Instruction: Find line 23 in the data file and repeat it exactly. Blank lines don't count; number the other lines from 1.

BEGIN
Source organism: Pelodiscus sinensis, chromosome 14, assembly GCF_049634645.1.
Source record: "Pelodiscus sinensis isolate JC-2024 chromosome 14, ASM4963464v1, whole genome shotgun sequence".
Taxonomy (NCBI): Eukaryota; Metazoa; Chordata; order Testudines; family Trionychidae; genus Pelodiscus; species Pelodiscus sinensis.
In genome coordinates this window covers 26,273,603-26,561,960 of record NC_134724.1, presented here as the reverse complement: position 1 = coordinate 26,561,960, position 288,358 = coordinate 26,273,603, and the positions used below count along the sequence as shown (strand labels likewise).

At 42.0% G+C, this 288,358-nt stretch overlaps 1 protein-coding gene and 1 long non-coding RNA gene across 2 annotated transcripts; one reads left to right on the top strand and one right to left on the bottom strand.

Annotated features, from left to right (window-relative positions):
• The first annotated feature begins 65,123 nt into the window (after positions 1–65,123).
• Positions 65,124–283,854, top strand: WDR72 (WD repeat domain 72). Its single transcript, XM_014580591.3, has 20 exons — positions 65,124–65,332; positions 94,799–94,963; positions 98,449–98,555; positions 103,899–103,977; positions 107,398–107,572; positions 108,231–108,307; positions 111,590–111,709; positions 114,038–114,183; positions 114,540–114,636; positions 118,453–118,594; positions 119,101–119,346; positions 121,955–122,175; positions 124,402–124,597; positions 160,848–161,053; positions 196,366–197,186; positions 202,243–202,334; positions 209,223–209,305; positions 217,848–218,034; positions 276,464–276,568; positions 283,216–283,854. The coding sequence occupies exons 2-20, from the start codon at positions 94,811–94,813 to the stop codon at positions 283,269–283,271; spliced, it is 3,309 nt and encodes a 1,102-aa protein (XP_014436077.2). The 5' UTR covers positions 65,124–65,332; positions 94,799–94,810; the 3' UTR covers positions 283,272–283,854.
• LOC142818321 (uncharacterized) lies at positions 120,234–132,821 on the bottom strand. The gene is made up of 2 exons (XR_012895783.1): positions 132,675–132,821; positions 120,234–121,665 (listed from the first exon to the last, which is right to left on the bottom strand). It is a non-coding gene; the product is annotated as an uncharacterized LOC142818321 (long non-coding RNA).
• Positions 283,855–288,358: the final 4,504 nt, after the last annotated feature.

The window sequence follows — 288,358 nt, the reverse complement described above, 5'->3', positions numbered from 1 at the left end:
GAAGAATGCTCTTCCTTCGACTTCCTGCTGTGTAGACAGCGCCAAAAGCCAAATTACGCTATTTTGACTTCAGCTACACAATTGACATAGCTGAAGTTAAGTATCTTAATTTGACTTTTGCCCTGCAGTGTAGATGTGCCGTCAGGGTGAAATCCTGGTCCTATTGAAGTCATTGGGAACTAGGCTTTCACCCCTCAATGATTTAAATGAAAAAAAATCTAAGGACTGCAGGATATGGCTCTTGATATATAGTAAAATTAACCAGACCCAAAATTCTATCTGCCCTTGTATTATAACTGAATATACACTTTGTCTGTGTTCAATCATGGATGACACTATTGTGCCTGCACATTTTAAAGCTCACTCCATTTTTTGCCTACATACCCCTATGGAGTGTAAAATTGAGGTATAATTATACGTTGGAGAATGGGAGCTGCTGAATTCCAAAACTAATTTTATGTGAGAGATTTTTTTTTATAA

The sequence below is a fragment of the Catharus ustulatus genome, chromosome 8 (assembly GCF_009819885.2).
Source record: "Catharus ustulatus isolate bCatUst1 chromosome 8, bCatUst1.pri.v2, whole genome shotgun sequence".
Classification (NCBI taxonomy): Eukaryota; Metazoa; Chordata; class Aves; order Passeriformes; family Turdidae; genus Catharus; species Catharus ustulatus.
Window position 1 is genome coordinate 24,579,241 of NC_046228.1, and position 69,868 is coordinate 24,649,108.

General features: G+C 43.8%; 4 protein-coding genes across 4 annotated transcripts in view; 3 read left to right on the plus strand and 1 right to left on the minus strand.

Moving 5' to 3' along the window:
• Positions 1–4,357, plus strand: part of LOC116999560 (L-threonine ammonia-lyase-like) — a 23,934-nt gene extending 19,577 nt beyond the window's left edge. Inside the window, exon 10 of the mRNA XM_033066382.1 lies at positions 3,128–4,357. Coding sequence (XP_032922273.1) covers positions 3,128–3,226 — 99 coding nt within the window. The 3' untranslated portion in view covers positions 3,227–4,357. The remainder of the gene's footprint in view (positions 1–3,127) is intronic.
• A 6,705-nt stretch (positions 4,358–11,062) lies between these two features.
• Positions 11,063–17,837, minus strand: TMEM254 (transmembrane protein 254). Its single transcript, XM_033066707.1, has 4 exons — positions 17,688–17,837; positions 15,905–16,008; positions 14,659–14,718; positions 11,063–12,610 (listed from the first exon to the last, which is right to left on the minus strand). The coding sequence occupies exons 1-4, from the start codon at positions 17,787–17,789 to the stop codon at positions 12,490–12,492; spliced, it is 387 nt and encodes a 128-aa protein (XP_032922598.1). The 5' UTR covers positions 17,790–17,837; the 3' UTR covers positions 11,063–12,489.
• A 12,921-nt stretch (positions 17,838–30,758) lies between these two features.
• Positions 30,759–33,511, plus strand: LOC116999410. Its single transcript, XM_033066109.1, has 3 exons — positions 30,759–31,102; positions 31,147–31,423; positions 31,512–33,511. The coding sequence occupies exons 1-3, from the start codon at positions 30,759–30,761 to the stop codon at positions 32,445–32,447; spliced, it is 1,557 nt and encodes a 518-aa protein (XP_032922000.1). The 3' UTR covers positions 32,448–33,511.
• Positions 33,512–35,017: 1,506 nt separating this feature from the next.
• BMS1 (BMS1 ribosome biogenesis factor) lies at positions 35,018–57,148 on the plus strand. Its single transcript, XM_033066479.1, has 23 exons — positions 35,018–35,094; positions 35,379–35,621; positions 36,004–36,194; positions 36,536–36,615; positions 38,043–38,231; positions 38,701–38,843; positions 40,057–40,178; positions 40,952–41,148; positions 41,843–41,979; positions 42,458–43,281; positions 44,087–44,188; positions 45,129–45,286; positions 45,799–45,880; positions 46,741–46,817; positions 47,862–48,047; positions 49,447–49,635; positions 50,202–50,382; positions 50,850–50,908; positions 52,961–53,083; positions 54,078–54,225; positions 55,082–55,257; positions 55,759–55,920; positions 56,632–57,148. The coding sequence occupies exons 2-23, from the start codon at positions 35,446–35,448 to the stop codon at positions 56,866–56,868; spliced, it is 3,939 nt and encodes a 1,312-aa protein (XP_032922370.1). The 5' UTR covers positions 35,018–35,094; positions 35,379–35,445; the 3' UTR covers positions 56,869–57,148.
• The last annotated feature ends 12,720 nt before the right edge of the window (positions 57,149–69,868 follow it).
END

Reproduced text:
• Positions 30,759–33,511, plus strand: LOC116999410. Its single transcript, XM_033066109.1, has 3 exons — positions 30,759–31,102; positions 31,147–31,423; positions 31,512–33,511. The coding sequence occupies exons 1-3, from the start codon at positions 30,759–30,761 to the stop codon at positions 32,445–32,447; spliced, it is 1,557 nt and encodes a 518-aa protein (XP_032922000.1). The 3' UTR covers positions 32,448–33,511.